“We’re stronger today than we were before and better positioned than we were before,” she said. “Students impacted by the consolidations are making academic gains.”

But the CEO’s preliminary report does not show substantial gains.

In every area, students from closed schools lag way behind and have made less progress than other students throughout the city. The on-track rate for students who did not experience any school actions last year was nearly 60 percent in Quarter 2 of this school year, up 2 percentage points from last year. Those numbers were nearly parallel for students from the welcoming schools, whose graduation on-track rates grew from 57 percent to 59 percent.

But students from closed schools have seen an increase of only 0.3 percent, to 48 percent.

Board members, who didn’t ask any questions about the report, lauded the CEO.

 “Congrats to you and the team,” said Board President David Vitale. “Frankly, it’s an incredible success to date.”

CPS has spent more than $225 million on capital and academic programming at the 50 welcoming schools to smooth students’ transition from the closed schools.

Byrd-Bennett said that the placement of additional monitors along routes used by students from closing schools led to no “major” incidents, and that attendance was up. During the first two quarters of the 2012-2013 school year, the average attendance of students from closed schools was 92.7 percent. During the same period this year, the average attendance was 93 percent.

The CEO also noted that just over half of students from closed schools improved their attendance. It’s unclear whether the other half fared worse off, or if their attendance did not change. CPS officials did not provide more detailed data.

Context missing from report

The 9-page midyear report does not take into account some factors that could have impacted data on student performance during the first two quarters of last school year – when a parsed list of potential closures was first made public.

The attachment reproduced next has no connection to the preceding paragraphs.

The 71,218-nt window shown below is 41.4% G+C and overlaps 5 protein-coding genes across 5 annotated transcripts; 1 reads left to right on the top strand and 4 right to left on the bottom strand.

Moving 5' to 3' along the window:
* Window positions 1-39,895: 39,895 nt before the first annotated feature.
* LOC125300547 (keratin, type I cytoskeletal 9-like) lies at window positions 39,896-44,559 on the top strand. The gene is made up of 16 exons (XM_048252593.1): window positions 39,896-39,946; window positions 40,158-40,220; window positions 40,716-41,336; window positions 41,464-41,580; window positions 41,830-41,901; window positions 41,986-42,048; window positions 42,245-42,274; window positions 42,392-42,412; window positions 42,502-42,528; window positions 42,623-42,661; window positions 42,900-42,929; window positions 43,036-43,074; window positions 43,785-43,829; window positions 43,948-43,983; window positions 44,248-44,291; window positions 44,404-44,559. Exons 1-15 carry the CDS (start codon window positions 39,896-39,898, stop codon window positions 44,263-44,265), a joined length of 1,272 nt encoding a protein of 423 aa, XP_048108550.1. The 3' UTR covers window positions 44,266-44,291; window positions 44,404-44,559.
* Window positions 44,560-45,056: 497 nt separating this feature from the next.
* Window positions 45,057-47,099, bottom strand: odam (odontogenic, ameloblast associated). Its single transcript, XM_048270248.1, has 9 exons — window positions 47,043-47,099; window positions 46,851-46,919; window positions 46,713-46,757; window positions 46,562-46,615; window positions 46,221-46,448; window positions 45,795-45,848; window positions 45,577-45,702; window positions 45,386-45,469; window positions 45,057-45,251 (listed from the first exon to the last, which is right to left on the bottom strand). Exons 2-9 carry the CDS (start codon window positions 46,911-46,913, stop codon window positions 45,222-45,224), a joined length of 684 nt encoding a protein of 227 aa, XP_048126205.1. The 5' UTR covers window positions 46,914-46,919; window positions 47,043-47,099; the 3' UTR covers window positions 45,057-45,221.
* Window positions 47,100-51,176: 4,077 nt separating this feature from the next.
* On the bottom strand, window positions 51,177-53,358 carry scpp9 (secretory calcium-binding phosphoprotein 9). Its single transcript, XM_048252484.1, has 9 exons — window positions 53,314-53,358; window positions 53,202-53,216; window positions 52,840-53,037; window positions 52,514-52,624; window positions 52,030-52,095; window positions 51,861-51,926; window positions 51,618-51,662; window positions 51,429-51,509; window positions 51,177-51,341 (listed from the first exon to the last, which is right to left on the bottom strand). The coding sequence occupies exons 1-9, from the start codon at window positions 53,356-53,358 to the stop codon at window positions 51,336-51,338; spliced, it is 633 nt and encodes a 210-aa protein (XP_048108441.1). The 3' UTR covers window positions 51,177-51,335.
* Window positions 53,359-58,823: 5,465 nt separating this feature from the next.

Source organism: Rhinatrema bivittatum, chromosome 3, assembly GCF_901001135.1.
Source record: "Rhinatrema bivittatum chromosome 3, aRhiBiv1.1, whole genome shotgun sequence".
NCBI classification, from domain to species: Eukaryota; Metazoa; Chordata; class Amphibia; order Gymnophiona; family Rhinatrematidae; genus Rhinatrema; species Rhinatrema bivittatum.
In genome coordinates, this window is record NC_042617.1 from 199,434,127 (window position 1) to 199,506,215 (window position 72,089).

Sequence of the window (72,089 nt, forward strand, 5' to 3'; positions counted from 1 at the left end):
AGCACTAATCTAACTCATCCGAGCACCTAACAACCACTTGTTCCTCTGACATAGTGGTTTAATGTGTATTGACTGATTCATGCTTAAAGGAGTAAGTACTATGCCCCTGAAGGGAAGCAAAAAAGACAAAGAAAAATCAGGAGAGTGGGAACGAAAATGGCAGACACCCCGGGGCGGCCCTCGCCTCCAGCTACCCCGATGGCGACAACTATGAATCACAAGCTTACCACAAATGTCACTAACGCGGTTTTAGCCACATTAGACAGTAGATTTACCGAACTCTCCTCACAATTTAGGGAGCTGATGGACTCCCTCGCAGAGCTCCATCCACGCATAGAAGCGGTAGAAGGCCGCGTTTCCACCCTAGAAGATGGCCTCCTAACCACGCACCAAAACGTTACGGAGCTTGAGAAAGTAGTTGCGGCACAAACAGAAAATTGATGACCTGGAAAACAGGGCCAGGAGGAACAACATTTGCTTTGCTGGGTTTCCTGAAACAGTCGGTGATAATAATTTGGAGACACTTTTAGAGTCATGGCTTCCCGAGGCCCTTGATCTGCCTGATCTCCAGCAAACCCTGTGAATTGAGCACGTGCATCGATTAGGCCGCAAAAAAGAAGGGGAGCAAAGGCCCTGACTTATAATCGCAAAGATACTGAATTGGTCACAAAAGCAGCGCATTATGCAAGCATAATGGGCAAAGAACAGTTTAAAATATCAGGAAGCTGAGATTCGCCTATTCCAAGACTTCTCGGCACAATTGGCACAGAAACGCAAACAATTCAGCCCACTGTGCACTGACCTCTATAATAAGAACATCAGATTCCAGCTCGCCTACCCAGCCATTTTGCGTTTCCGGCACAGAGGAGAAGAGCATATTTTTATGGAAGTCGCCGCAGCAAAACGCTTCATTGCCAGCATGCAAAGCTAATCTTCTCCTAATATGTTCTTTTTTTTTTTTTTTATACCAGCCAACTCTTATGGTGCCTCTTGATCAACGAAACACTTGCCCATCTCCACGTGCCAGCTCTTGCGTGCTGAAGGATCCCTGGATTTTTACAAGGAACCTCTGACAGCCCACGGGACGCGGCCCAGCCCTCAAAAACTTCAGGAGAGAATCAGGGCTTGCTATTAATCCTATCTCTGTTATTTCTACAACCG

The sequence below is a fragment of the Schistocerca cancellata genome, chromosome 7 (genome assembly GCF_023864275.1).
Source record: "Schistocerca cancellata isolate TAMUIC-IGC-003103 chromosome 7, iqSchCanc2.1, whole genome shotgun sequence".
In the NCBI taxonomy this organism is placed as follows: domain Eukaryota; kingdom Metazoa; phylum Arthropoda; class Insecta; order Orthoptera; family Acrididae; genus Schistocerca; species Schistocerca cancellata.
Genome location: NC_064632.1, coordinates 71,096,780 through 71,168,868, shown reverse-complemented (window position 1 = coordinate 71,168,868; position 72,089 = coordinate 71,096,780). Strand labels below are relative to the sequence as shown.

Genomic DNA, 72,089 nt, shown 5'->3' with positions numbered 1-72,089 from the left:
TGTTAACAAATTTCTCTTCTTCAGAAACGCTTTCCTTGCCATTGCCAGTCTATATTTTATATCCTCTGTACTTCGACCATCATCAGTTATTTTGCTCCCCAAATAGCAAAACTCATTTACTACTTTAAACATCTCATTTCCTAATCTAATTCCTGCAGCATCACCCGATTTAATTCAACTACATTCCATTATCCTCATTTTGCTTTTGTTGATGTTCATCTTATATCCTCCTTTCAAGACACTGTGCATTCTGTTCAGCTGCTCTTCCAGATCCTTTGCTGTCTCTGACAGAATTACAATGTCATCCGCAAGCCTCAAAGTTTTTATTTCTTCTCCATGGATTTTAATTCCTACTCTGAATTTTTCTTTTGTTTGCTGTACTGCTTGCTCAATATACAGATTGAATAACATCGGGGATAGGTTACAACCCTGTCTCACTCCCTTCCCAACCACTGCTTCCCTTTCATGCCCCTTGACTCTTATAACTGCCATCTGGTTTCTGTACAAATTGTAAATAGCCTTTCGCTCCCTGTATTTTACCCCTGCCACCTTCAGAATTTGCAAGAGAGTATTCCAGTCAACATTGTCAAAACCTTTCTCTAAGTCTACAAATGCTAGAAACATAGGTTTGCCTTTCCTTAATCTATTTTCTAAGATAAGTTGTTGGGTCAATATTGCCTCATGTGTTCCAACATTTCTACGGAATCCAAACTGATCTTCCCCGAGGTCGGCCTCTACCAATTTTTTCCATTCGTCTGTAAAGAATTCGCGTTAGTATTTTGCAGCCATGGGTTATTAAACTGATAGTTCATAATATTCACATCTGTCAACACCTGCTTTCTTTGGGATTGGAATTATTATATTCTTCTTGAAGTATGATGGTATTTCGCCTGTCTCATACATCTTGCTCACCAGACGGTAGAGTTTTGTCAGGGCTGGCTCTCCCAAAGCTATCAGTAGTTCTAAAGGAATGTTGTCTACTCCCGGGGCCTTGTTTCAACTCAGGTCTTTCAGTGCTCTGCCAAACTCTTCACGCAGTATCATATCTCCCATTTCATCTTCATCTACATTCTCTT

A 2009 Consortium on Chicago School Research study on school closings found that the most precarious time for students of closed schools are the months around the announcement. The research indicates that the drama caused by knowing a school may close can affect attendance and conduct.

Also, some of the students in closed schools did not actually change buildings. In those cases, the staff and students from welcoming schools moved into their space. The children who did not change buildings would not have had to travel longer distances, something that many worried would affect attendance.

During her comments to the board on Wednesday, Chicago Teachers Union President Karen Lewis said the CEO’s report doesn’t tell the entire story about the consequences of closing schools.

“There are still 800 students unaccounted for from the entire move last year,” Lewis said. “These are things that are never discussed publicly that need to be discussed publicly.”

The CEO said she would return to the board at the end of the school year with a more comprehensive analysis, and promised to provide annual updates during the next three years.

ISAT investigation “winding down”

Byrd-Bennett also briefly addressed the controversy surrounding an ongoing CPS investigation into teachers at Drummond Montessori School and Saucedo Scholastic Academy who refused to give the ISAT standardized test earlier this month.

CPS legal investigators interviewed Drummond students last week, infuriating their parents, who had not given their consent for the interviews. Investigators later talked with Saucedo teachers but said they did not interview students there.